While the GUI-based interfaces are good. Unless you are dealing with Writely (now called Google Docs) they are lacking in WYSIWYG and responsiveness when compared to the application-based word-processors. The problem is that
The way the otherwise awful SharePoint
is resolving this issue is by tight-coupling between SharePoint
as CMS and MicrosoftWord
. I have thought this approach had value for quite some time as it avoids the need to rebuild at considerable cost/time/effort the WYSIWYG document-editing experience in a web-browser. Of course the open source approach would use OpenOffice
By offloading WYSIWYG interface to OpenOffice
you actually improve on the user experience of: SharePoint
, Twiki, and Google Docs all at once at lower cost. Users would already know how to edit content and post it. They would also understand how to print intuitively. Templates in OpenOffice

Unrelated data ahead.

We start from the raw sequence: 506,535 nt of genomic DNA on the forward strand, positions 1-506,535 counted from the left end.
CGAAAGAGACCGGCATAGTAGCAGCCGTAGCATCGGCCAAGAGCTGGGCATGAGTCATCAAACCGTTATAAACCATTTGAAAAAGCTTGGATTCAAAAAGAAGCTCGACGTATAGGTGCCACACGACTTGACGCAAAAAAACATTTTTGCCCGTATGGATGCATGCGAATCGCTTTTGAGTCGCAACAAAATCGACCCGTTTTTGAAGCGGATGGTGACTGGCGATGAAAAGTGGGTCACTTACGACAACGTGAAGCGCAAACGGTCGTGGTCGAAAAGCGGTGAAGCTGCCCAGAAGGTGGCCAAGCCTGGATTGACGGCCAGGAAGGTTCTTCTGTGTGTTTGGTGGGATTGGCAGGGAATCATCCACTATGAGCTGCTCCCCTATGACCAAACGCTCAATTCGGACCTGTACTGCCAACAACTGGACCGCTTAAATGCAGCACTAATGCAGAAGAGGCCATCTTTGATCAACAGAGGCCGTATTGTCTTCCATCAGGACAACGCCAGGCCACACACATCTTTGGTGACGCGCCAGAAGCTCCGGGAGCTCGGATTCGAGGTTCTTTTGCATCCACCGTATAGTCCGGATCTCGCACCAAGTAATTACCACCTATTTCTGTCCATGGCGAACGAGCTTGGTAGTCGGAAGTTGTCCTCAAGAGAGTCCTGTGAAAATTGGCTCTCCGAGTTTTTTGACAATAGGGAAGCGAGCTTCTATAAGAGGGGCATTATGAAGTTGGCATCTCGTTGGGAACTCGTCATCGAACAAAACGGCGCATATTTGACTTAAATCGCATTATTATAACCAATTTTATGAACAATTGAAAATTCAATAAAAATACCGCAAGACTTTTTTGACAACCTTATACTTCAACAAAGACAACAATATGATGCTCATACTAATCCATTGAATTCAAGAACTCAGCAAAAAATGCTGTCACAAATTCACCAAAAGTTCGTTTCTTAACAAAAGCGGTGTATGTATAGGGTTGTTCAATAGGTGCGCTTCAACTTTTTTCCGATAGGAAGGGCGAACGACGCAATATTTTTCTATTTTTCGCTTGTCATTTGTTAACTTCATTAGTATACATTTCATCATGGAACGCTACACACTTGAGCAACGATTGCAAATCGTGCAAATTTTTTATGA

would become how they create standard web-pages.
To maintain the edit-everywhere ease-of-use of the web one would need to support Foswiki-markup-language. That cost is probably less than building and maintaining a cross-platform WYSIWYG web-browser based editing tool.
The user opens, edits, saves, and prints documents in and from a WYSIWYG client side document editing tool such as OpenOffice
. They continue to be able to edit FosWiki
through the text-based web-browser as well.
- Absolute dependency on OpenOffice
- Solution: Document is saved in HTML, thereby allowing any WYSIWYG HTML editors to be part of the Foswiki platform.